- G-LO: The look and smell did not deceive because the mouthfeel on this is a bit on the oily and viscous side. Brown sugar and cinnamon with a healthy dose of dried fruit starts things off. Some nuttiness (don’t say it!) comes through in the middle (hazelnuts is what I’m thinking) and the cinnamon heat increases in intensity. Gets somewhat dry at the finish with a lovely blend of spicy sweetness. Lots of dried fruit and baking spices linger in the aftertaste.
- Limpd: This was a really well-crafted whisky. Everything seemed to work in concert. The price tag might deliver sticker shock, but this whisky is every bit as good as some of the other whisky in the $200-$250 price range. I don’t think this bottle would be out on the table for sharing, but it would certainly make my select cabinet.
- G-LO: There’s no denying that “This is Not a Luxury Whisky” is super tasty. The aromas and flavors are deep and highly satisfying. I like to think of it as Compass Box Spice Tree went to the gym and hired a personal trainer. If money were no object (MSRP is between $225 and $250), I would love to have a bottle of this in my liquor cabinet.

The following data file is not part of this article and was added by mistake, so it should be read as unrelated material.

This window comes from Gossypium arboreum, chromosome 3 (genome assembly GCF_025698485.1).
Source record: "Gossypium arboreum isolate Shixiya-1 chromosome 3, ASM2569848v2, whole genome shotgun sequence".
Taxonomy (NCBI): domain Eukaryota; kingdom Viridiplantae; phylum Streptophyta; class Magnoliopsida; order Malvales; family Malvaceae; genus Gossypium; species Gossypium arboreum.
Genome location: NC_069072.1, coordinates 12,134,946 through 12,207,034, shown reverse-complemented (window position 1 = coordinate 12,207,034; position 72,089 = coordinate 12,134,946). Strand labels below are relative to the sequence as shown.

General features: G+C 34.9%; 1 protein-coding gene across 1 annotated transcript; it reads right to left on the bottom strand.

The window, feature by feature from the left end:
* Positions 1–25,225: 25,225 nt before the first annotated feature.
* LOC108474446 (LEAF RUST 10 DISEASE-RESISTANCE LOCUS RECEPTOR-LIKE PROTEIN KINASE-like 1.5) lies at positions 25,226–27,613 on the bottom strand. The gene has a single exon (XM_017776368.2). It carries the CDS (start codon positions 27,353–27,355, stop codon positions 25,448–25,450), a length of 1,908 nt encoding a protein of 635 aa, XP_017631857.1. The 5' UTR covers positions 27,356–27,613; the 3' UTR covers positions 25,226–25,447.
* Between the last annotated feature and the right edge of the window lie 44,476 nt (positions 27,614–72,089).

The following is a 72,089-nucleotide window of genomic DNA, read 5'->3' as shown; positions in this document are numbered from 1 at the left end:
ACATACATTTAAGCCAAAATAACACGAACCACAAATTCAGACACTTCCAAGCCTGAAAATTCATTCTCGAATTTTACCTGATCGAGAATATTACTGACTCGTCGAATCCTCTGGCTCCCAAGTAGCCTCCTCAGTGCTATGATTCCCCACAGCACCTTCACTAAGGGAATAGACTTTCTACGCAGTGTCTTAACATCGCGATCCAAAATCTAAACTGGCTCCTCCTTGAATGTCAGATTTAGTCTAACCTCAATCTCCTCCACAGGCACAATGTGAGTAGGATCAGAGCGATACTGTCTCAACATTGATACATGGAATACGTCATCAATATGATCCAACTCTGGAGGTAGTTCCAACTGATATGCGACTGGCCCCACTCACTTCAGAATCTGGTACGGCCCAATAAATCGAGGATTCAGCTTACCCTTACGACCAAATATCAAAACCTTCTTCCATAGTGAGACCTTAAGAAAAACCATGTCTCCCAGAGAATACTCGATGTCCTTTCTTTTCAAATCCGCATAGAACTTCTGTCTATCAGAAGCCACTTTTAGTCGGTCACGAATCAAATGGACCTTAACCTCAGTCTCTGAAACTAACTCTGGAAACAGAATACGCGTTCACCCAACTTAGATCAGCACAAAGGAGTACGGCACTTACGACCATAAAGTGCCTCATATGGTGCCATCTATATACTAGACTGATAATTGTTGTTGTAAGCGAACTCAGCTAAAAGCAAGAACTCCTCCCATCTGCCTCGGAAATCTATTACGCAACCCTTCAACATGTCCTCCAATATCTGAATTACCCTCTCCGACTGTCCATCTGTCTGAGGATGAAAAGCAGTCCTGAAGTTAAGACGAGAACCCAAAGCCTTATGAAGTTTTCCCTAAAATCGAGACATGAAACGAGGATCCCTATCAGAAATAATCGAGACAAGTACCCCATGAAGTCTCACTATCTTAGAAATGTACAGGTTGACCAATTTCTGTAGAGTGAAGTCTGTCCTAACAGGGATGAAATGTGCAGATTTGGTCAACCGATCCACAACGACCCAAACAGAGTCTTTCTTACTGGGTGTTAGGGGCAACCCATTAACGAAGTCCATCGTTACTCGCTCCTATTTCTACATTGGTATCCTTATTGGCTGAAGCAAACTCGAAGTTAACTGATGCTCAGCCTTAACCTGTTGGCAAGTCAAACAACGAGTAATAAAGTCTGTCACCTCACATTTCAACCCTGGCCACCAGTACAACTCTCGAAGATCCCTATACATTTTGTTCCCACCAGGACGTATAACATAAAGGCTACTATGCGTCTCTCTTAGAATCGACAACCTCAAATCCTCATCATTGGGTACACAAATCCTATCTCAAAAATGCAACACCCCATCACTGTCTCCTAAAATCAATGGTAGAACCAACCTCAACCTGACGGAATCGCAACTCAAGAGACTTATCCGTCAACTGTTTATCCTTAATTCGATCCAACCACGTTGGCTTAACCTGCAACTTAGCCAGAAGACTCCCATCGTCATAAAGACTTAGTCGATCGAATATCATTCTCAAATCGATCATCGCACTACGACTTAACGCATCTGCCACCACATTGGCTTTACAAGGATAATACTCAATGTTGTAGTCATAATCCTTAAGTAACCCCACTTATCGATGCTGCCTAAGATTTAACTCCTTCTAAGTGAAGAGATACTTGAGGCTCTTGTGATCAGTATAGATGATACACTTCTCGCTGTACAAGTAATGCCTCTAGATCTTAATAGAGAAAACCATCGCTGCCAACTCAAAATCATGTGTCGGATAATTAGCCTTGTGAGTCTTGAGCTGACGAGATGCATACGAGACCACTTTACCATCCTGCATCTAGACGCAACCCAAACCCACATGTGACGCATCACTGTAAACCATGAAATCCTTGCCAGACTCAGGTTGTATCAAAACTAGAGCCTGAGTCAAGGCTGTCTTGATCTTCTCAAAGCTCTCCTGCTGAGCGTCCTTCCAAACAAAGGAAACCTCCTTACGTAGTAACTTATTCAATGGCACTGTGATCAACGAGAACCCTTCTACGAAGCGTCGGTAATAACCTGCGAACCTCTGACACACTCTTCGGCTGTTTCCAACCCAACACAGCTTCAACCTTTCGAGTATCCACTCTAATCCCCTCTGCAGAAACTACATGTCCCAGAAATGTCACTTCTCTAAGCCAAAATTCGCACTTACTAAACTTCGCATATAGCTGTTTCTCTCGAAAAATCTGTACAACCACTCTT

Many thanks to the Compass Box Whisky Company for sending us these very generous samples!
Categories: Booze Review, Compass Box
He said fruit cake, dense, clover, and life 2.0
And then it hit me. Well, perhaps it hit the tiny little artists at the back of my corneas which allowed them to scribe and transmit alphanumeric and glotographic images, thereafter and almost simultaneously resulting in synaptic engagement, all of which led to the construction and presentation of the combination of participle-sprinkled words magically before you now.
I’ve been longing for my L2.0 rebirth far too long. My L1.3.2 leaves me ZERO time to peruse my favorite blog of all things adult beverage and zeroer time to confound others with replies like this one.
Congrats to all the life 2.0 warriors outlined here.
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There’s always The Breakfast Bar…